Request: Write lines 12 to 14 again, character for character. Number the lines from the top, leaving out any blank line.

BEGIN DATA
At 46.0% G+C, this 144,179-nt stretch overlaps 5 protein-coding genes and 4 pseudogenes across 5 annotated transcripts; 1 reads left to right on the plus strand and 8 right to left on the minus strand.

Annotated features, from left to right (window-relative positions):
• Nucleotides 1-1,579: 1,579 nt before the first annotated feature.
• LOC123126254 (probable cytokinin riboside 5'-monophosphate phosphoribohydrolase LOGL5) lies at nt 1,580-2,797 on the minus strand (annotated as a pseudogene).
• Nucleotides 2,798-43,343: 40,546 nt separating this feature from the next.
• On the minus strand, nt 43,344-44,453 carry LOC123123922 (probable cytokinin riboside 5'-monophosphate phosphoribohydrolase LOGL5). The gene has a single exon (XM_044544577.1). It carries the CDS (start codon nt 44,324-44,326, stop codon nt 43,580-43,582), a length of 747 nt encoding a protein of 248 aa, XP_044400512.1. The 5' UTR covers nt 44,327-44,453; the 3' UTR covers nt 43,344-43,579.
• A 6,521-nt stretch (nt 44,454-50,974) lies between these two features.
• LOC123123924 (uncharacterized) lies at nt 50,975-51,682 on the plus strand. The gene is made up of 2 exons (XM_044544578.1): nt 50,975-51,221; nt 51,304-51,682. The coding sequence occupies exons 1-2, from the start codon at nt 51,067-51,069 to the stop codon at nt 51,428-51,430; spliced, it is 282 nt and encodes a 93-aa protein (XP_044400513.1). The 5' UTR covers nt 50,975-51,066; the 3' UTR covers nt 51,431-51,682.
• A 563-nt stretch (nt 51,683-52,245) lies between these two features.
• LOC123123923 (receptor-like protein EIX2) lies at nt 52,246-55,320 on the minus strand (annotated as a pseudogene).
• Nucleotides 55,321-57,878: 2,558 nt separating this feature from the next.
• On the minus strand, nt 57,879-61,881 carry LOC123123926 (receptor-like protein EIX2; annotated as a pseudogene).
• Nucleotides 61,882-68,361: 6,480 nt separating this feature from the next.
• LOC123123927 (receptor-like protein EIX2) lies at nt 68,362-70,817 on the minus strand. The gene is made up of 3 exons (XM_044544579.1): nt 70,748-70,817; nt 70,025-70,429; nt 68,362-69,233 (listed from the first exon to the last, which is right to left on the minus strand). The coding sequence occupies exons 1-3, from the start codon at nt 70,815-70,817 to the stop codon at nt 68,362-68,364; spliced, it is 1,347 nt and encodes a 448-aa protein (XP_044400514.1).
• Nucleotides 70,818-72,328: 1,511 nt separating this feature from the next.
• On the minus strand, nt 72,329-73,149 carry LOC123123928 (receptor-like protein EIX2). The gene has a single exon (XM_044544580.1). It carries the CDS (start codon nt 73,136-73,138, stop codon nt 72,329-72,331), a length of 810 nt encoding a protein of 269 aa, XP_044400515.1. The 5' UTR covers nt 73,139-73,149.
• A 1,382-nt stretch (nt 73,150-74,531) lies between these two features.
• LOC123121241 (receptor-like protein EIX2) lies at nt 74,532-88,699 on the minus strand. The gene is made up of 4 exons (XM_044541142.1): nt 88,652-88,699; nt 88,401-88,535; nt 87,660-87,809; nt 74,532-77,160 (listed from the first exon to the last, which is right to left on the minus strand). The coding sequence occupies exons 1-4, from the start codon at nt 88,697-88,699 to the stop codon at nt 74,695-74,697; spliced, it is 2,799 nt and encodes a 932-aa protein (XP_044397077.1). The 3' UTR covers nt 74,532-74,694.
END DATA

• On the minus strand, nt 57,879-61,881 carry LOC123123926 (receptor-like protein EIX2; annotated as a pseudogene).
• Nucleotides 61,882-68,361: 6,480 nt separating this feature from the next.
• LOC123123927 (receptor-like protein EIX2) lies at nt 68,362-70,817 on the minus strand. The gene is made up of 3 exons (XM_044544579.1): nt 70,748-70,817; nt 70,025-70,429; nt 68,362-69,233 (listed from the first exon to the last, which is right to left on the minus strand). The coding sequence occupies exons 1-3, from the start codon at nt 70,815-70,817 to the stop codon at nt 68,362-68,364; spliced, it is 1,347 nt and encodes a 448-aa protein (XP_044400514.1).